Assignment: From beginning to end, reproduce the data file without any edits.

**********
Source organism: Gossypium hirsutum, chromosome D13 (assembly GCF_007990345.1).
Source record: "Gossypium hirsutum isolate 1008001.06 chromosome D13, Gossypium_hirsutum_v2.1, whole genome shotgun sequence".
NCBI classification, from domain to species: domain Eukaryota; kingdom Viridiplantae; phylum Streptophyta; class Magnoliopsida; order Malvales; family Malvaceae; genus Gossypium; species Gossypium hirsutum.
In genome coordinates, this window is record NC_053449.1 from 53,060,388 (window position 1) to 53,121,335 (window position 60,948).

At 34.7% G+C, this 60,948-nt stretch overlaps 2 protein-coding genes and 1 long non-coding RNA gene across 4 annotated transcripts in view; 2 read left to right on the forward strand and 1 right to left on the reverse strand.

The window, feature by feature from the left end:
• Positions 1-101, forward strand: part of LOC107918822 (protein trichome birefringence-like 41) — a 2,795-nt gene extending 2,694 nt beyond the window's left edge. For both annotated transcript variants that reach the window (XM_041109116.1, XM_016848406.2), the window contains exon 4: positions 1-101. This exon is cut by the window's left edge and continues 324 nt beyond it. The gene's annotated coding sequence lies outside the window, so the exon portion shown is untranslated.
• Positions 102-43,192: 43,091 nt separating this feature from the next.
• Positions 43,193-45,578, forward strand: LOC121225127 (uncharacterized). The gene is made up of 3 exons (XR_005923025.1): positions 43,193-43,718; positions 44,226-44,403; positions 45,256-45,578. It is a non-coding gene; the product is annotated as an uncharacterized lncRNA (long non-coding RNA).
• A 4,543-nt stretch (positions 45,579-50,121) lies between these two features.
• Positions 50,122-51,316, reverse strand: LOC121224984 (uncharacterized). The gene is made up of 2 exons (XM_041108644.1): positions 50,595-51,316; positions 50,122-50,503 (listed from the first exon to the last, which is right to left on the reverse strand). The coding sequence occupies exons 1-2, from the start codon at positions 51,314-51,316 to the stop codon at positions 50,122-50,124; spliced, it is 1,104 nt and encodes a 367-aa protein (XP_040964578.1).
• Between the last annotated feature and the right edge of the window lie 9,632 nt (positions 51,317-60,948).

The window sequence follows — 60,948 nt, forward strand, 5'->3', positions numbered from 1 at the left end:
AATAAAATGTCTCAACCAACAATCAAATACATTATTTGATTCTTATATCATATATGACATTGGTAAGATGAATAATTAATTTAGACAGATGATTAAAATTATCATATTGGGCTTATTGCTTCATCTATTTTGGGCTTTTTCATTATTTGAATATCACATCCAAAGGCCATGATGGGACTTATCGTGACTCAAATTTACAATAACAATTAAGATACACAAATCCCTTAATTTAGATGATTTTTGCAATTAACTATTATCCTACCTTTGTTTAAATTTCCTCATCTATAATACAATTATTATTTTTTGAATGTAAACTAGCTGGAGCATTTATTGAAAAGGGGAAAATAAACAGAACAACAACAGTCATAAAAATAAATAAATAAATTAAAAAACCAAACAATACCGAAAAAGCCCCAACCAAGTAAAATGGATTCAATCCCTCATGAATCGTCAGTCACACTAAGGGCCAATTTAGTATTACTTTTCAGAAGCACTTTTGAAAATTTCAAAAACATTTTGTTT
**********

Source organism: Gossypium hirsutum, chromosome D13 (assembly GCF_007990345.1).
Source record: "Gossypium hirsutum isolate 1008001.06 chromosome D13, Gossypium_hirsutum_v2.1, whole genome shotgun sequence".
NCBI classification, from domain to species: domain Eukaryota; kingdom Viridiplantae; phylum Streptophyta; class Magnoliopsida; order Malvales; family Malvaceae; genus Gossypium; species Gossypium hirsutum.
In genome coordinates, this window is record NC_053449.1 from 53,060,388 (window position 1) to 53,121,335 (window position 60,948).

At 34.7% G+C, this 60,948-nt stretch overlaps 2 protein-coding genes and 1 long non-coding RNA gene across 4 annotated transcripts in view; 2 read left to right on the forward strand and 1 right to left on the reverse strand.

The window, feature by feature from the left end:
• Positions 1-101, forward strand: part of LOC107918822 (protein trichome birefringence-like 41) — a 2,795-nt gene extending 2,694 nt beyond the window's left edge. For both annotated transcript variants that reach the window (XM_041109116.1, XM_016848406.2), the window contains exon 4: positions 1-101. This exon is cut by the window's left edge and continues 324 nt beyond it. The gene's annotated coding sequence lies outside the window, so the exon portion shown is untranslated.
• Positions 102-43,192: 43,091 nt separating this feature from the next.
• Positions 43,193-45,578, forward strand: LOC121225127 (uncharacterized). The gene is made up of 3 exons (XR_005923025.1): positions 43,193-43,718; positions 44,226-44,403; positions 45,256-45,578. It is a non-coding gene; the product is annotated as an uncharacterized lncRNA (long non-coding RNA).
• A 4,543-nt stretch (positions 45,579-50,121) lies between these two features.
• Positions 50,122-51,316, reverse strand: LOC121224984 (uncharacterized). The gene is made up of 2 exons (XM_041108644.1): positions 50,595-51,316; positions 50,122-50,503 (listed from the first exon to the last, which is right to left on the reverse strand). The coding sequence occupies exons 1-2, from the start codon at positions 51,314-51,316 to the stop codon at positions 50,122-50,124; spliced, it is 1,104 nt and encodes a 367-aa protein (XP_040964578.1).
• Between the last annotated feature and the right edge of the window lie 9,632 nt (positions 51,317-60,948).

The window sequence follows — 60,948 nt, forward strand, 5'->3', positions numbered from 1 at the left end:
AATAAAATGTCTCAACCAACAATCAAATACATTATTTGATTCTTATATCATATATGACATTGGTAAGATGAATAATTAATTTAGACAGATGATTAAAATTATCATATTGGGCTTATTGCTTCATCTATTTTGGGCTTTTTCATTATTTGAATATCACATCCAAAGGCCATGATGGGACTTATCGTGACTCAAATTTACAATAACAATTAAGATACACAAATCCCTTAATTTAGATGATTTTTGCAATTAACTATTATCCTACCTTTGTTTAAATTTCCTCATCTATAATACAATTATTATTTTTTGAATGTAAACTAGCTGGAGCATTTATTGAAAAGGGGAAAATAAACAGAACAACAACAGTCATAAAAATAAATAAATAAATTAAAAAACCAAACAATACCGAAAAAGCCCCAACCAAGTAAAATGGATTCAATCCCTCATGAATCGTCAGTCACACTAAGGGCCAATTTAGTATTACTTTTCAGAAGCACTTTTGAAAATTTCAAAAACATTTTGTTT